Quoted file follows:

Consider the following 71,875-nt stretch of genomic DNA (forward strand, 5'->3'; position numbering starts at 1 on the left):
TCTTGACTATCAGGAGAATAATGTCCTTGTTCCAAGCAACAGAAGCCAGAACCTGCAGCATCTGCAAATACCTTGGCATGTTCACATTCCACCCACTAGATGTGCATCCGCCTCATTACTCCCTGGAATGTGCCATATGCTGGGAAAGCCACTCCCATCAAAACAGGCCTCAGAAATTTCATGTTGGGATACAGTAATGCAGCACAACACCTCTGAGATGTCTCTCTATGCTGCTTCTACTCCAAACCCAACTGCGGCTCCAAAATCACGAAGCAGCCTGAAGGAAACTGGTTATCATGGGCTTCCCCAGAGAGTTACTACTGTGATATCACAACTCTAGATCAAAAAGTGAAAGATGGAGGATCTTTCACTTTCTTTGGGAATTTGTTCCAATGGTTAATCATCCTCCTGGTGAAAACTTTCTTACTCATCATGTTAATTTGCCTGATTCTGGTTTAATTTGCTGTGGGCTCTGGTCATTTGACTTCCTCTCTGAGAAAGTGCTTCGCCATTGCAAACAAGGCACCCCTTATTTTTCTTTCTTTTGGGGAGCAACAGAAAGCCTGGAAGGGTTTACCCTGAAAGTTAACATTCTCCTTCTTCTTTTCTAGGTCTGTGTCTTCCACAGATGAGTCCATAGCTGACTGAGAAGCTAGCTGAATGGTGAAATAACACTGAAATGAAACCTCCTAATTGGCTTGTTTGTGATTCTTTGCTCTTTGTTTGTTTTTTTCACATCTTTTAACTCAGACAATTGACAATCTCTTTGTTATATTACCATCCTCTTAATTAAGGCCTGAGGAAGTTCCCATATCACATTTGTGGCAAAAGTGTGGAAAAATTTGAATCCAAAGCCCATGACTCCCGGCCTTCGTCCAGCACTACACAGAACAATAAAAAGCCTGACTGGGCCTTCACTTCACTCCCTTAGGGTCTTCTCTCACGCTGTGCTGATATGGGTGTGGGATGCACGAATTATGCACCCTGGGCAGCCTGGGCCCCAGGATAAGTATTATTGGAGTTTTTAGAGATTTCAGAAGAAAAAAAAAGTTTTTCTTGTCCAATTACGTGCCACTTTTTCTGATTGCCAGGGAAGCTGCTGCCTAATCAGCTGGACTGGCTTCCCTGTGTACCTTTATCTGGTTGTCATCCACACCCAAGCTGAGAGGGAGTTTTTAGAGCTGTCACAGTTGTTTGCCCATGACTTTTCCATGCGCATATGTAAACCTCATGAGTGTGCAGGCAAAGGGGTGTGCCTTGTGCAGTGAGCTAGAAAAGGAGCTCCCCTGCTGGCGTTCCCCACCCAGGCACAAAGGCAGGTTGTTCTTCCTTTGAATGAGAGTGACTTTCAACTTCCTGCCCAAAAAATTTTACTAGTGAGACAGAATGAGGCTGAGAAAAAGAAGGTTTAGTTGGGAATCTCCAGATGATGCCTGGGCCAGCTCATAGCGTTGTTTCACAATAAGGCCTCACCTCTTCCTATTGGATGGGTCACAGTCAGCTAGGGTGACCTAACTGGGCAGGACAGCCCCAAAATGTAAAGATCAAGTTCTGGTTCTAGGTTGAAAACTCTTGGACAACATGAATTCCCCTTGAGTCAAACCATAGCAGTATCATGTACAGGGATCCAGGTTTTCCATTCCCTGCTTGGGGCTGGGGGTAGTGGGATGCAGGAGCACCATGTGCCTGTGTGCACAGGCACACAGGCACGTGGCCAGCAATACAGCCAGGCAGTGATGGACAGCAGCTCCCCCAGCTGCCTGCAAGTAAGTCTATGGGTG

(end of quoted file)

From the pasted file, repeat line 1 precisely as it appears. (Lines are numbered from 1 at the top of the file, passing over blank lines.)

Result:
Consider the following 71,875-nt stretch of genomic DNA (forward strand, 5'->3'; position numbering starts at 1 on the left):